Mays v. Colvin – Disproving Ability to Do Sedentary Work

Many a Boston Social Security Disability Insurance claim has been denied because the claimant was unable to prove disability so severe that it rendered him unable to perform even sedentary work. atwork.jpg

Of course, one must consider that for someone who worked in a very physical occupation, such as nursing or construction, opportunities for employment will be extremely limited for someone who has severe limitations with regard to sitting, standing, walking, squatting, pushing, pulling and lifting.

Yet this is the standard that is so often applied by the Social Security Administration and the Administrative Law Judge, who is responsible for reviewing the claim if it’s rejected and then appealed.

The recent case of Mays v. Colvin, reviewed by the U.S. Court of Appeals for the Tenth Circuit, reveals why these cases are so tough to litigate.

Court records show that the claimant first filed for disability benefits in the spring of 2004, with the administrative law judge noting she had not engaged in substantial gainful activity the alleged onset date to the date her insurance coverage had ended.

The administrative law judge also noted that the claimant suffered a “severe impairment of the lower back.” However, this alone was not grounds for disability as the condition didn’t meet or medically equal the regulatory listings, either alone or in combination.

The judge then looked at the claimant’s residual functional capacity. The administrative law judge found that she was able to perform a “full range of sedentary work.” This was in spite of the opinion of her treating physician, who determined she was not capable of performing any type of work.

The judge, however, decided there were a number of jobs that the claimant could perform, so long as she continued to take her numerous powerful pain medications.

The claimant appealed this finding on the grounds that the SSA failed to provide a complete administrative record and that the ALJ did not properly analyze the source medical evidence.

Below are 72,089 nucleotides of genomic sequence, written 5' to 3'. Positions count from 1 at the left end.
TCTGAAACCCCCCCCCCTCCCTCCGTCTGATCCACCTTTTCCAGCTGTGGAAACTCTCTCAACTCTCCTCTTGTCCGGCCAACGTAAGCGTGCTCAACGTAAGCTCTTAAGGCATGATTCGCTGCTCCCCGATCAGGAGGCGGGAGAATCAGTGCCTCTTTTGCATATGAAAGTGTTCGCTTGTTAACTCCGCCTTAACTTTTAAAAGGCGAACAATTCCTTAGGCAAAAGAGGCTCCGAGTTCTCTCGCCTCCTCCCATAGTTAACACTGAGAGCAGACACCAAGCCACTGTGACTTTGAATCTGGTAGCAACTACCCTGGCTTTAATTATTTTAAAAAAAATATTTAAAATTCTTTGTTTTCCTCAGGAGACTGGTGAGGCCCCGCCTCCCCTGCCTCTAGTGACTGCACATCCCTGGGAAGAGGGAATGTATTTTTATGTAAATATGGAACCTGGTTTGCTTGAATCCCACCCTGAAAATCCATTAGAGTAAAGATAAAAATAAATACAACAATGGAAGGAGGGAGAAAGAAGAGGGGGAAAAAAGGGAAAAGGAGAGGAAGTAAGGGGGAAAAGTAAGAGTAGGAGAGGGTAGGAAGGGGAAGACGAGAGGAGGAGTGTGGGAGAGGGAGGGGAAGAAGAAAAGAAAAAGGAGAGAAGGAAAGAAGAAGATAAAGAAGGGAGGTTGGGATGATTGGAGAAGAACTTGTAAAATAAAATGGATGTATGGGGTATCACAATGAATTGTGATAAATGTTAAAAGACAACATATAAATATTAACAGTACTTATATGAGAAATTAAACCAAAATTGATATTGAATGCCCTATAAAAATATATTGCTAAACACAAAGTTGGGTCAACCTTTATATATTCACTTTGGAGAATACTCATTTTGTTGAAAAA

The first claim related back to her doctor’s assessment of her residual functional capacity. The doctor had provided an updated assessment that downgraded her ability to sit, walk and stand. While a vocational expert had testified that, based on the amended report, there would be no competitive work available for a person with those limitations.

While the doctor’s amended report was mistakenly omitted from the record, the reviewing district court found that the amended version was in the record and adequately considered, via the vocational expert’s testimony.

Still, the ALJ weighed only the original assessment in its ultimate finding. However, neither the reviewing district court nor the appellate court found an error there.

Sedentary jobs are the least physically-strenuous type of work, and in order to prove that you can’t do this type of work, you have to show that you are incapable of:

  • Managing changes in a routine work setting;
  • Understanding, remembering and carrying out simple instructions;
  • Making simple work-related decisions;
  • Responding appropriately to supervisors, co-workers and a certain degree of work-related pressures.

These are not necessarily easy to prove, particularly if the disability is primarily physical.
Navigating through these kinds of complex cases will be much easier if you are aided by an experienced SSDI attorney.

If you are considering filing for SSDI, call for a free and confidential appointment at (617) 777-7777.

Additional Resources:
Mays v. Colvin, Jan. 8, 2014, U.S. Court of Appeals for the Tenth Circuit
More Blog Entries:
Lung Cancer Patients May Be in Need of SSDI Benefits, Dec. 6, 2014, Boston Social Security Disability Benefit Lawyer Blog

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